On April 11, 2014, Dr. Ahmed filled out a Treating Source Mental Status Report, [4] in which she opined that Plaintiff's mood and affect were “within normal limits, [but] sometimes worsen[ed] intermittently due to pain”; her thought process was “within normal limits”; her concentration and memory were “intact”; and her mental status was otherwise normal. (Tr. 425-27.) Dr. Ahmed diagnosed Plaintiff with anxiety and depression, and noted that her prognosis was “fair, given triggers at times due to chronic pain (referred at last visit to pain management).” (Tr. 426.) Dr. Ahmed opined that Plaintiff was able to perform activities of daily living and to mange her funds, but was incapable of sustaining work activity for eight hours a day, five days a week, “due to chronic pain syndrome, currently suspects [sic] fibromyalgia, is [sic] going to see pain management soon.” (Tr. 427.)

         2. The ALJ's Decision

         At step two of the sequential evaluation process, the ALJ found that Plaintiff's severe impairments included a history of hypertension, hyperlipidemia, non-insulin dependent diabetes, depression, hypothyroidism with a stable thyroid nodule, and mild multi-level degenerative disc and joint disease of the cervical spine. (Tr. 22.) Then, at step three, the ALJ found that Plaintiff did not have an impairment or combination of impairments that met or medically equaled the severity of one of the listed impairments. (Tr. 23-25.)

         Before proceeding to step four, the ALJ found that Plaintiff retained the residual functional capacity (“RFC”) to perform a reduced range of light work, as follows:

[Plaintiff] can sit, stand and walk for at least six hours each per eight-hour workday; lift and/or carry up to 10 pounds frequently and 20 pounds occasionally; occasionally use [] hand, arm or foot/pedal controls with her upper or lower extremities; she can occasionally climb ramps and stairs; never climb ladders, ropes or scaffolds; occasional[ly] balanc[e], stoop[], kneel[], crouch[] and crawl[]; frequent[ly] reach[] in all directions, handl[e], finger[] and feel[] with the upper extremities; no limitations on seeing, speaking or hearing; she should not work at unprotected heights or around dangerous moving machinery or in proximity to concentrated industrial vibration; [and] she should work in a clean air environment without exposure to temperature extremes. She can interact with the public, supervisors and coworkers frequently; she should have no job requiring her to meet a strict production goal or quotas[, ] such as assembly work[, ] and she is able to perform both unskilled and semi-skilled work.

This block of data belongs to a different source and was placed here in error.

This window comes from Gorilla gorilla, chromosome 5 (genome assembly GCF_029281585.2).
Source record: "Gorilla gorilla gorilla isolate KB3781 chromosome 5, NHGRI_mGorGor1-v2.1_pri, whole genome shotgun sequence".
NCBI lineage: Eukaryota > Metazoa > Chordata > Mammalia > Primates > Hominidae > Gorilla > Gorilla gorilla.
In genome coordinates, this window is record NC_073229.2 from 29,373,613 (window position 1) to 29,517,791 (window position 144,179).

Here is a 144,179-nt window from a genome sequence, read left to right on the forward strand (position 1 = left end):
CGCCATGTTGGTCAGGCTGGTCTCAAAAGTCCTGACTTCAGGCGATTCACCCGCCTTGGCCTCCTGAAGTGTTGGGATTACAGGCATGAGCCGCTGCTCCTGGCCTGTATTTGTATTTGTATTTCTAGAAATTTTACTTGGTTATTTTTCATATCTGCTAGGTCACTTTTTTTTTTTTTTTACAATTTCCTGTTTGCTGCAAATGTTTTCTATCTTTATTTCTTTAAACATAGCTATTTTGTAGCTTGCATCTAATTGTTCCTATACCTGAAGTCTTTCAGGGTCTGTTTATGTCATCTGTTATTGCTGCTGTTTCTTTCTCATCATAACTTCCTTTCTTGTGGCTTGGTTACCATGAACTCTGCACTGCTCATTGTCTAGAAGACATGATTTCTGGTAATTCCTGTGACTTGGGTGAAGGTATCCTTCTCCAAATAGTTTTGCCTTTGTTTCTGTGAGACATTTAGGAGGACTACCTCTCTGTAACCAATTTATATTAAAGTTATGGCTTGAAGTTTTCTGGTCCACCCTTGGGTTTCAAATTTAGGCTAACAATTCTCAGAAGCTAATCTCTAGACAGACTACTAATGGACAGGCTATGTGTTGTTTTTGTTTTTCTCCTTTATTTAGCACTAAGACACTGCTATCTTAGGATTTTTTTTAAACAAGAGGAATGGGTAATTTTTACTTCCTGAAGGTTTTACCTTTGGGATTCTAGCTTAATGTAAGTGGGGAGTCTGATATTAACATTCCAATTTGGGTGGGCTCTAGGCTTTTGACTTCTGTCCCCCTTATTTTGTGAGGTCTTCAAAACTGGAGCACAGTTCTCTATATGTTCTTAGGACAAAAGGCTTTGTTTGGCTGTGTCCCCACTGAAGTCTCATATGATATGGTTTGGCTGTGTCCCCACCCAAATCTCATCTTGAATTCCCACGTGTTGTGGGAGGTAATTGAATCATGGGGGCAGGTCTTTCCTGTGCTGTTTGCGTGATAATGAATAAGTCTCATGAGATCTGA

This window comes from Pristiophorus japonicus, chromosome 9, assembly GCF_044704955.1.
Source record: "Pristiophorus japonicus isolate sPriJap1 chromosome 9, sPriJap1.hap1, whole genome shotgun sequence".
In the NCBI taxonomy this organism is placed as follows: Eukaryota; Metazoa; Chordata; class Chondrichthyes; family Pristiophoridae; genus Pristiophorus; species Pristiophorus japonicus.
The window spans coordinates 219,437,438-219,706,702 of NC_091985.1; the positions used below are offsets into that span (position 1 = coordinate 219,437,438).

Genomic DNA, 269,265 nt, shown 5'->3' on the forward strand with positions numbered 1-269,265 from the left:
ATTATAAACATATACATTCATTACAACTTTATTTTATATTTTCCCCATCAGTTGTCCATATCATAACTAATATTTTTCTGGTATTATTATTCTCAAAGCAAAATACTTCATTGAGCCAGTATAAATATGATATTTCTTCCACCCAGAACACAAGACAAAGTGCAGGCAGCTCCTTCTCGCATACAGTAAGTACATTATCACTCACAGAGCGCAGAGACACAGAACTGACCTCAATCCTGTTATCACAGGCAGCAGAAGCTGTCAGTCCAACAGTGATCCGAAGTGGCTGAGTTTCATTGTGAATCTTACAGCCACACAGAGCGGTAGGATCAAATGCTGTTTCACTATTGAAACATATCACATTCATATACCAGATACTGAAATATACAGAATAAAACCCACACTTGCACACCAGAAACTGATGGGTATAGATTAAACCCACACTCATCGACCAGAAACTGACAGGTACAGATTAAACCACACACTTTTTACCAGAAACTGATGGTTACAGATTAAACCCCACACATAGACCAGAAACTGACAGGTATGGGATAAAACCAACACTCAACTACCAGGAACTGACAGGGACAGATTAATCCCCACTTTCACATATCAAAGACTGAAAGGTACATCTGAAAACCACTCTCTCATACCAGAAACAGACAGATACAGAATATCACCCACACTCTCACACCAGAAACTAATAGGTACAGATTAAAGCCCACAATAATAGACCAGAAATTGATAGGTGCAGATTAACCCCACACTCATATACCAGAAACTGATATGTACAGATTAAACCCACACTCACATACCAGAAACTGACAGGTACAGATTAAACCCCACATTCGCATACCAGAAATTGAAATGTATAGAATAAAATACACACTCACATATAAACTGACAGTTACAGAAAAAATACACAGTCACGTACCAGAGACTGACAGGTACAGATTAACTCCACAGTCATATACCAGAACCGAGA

(Tr. 25.) This RFC was “assessed based on all the evidence[, ] with consideration of the limitations and restrictions imposed by the combined effects of all [of Plaintiff's] medically determinable impairments.” (Id.)

         The ALJ gave little weight to Dr. Ahmed's conclusion that Plaintiff would be unable to sustain work activity on a regular and continuing basis due to pain syndrome, because this conclusion was “inconsistent with the medical evidence of record and with Dr. Ahmed's own treatment notes.” (Tr. 29.) The ALJ added: “The remainder of the Mental Source Statement indicates that the claimant's mental status examinations show results within normal limits and it states that the claimant is able to manage money and her activities ...